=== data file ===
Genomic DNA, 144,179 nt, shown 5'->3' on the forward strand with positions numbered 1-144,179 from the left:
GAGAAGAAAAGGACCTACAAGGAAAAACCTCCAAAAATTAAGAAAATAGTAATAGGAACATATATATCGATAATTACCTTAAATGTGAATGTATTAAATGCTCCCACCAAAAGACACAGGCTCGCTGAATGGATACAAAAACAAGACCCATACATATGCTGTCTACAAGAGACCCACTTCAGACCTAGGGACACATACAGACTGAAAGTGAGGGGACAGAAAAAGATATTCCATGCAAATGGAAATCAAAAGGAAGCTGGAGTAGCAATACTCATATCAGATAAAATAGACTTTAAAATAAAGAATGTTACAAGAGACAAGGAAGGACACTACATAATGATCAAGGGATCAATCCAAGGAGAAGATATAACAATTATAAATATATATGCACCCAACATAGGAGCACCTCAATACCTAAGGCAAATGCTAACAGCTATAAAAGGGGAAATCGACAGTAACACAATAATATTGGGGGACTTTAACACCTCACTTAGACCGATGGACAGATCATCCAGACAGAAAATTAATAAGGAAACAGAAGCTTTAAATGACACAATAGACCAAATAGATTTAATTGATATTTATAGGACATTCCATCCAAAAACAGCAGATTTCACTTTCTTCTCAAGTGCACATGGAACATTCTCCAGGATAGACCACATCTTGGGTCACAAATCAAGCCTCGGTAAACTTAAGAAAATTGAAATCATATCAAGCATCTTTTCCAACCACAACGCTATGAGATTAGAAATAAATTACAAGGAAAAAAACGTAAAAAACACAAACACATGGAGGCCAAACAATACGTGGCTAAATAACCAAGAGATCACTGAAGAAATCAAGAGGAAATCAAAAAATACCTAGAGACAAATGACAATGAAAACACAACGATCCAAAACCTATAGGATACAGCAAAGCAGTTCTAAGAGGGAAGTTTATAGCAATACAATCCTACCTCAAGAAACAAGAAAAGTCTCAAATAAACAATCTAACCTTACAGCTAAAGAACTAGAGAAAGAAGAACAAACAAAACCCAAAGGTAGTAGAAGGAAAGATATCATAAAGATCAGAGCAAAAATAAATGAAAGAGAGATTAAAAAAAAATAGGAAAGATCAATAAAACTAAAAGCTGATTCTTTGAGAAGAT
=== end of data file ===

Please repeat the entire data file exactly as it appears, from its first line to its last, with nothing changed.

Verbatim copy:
Genomic DNA, 144,179 nt, shown 5'->3' on the forward strand with positions numbered 1-144,179 from the left:
GAGAAGAAAAGGACCTACAAGGAAAAACCTCCAAAAATTAAGAAAATAGTAATAGGAACATATATATCGATAATTACCTTAAATGTGAATGTATTAAATGCTCCCACCAAAAGACACAGGCTCGCTGAATGGATACAAAAACAAGACCCATACATATGCTGTCTACAAGAGACCCACTTCAGACCTAGGGACACATACAGACTGAAAGTGAGGGGACAGAAAAAGATATTCCATGCAAATGGAAATCAAAAGGAAGCTGGAGTAGCAATACTCATATCAGATAAAATAGACTTTAAAATAAAGAATGTTACAAGAGACAAGGAAGGACACTACATAATGATCAAGGGATCAATCCAAGGAGAAGATATAACAATTATAAATATATATGCACCCAACATAGGAGCACCTCAATACCTAAGGCAAATGCTAACAGCTATAAAAGGGGAAATCGACAGTAACACAATAATATTGGGGGACTTTAACACCTCACTTAGACCGATGGACAGATCATCCAGACAGAAAATTAATAAGGAAACAGAAGCTTTAAATGACACAATAGACCAAATAGATTTAATTGATATTTATAGGACATTCCATCCAAAAACAGCAGATTTCACTTTCTTCTCAAGTGCACATGGAACATTCTCCAGGATAGACCACATCTTGGGTCACAAATCAAGCCTCGGTAAACTTAAGAAAATTGAAATCATATCAAGCATCTTTTCCAACCACAACGCTATGAGATTAGAAATAAATTACAAGGAAAAAAACGTAAAAAACACAAACACATGGAGGCCAAACAATACGTGGCTAAATAACCAAGAGATCACTGAAGAAATCAAGAGGAAATCAAAAAATACCTAGAGACAAATGACAATGAAAACACAACGATCCAAAACCTATAGGATACAGCAAAGCAGTTCTAAGAGGGAAGTTTATAGCAATACAATCCTACCTCAAGAAACAAGAAAAGTCTCAAATAAACAATCTAACCTTACAGCTAAAGAACTAGAGAAAGAAGAACAAACAAAACCCAAAGGTAGTAGAAGGAAAGATATCATAAAGATCAGAGCAAAAATAAATGAAAGAGAGATTAAAAAAAAATAGGAAAGATCAATAAAACTAAAAGCTGATTCTTTGAGAAGAT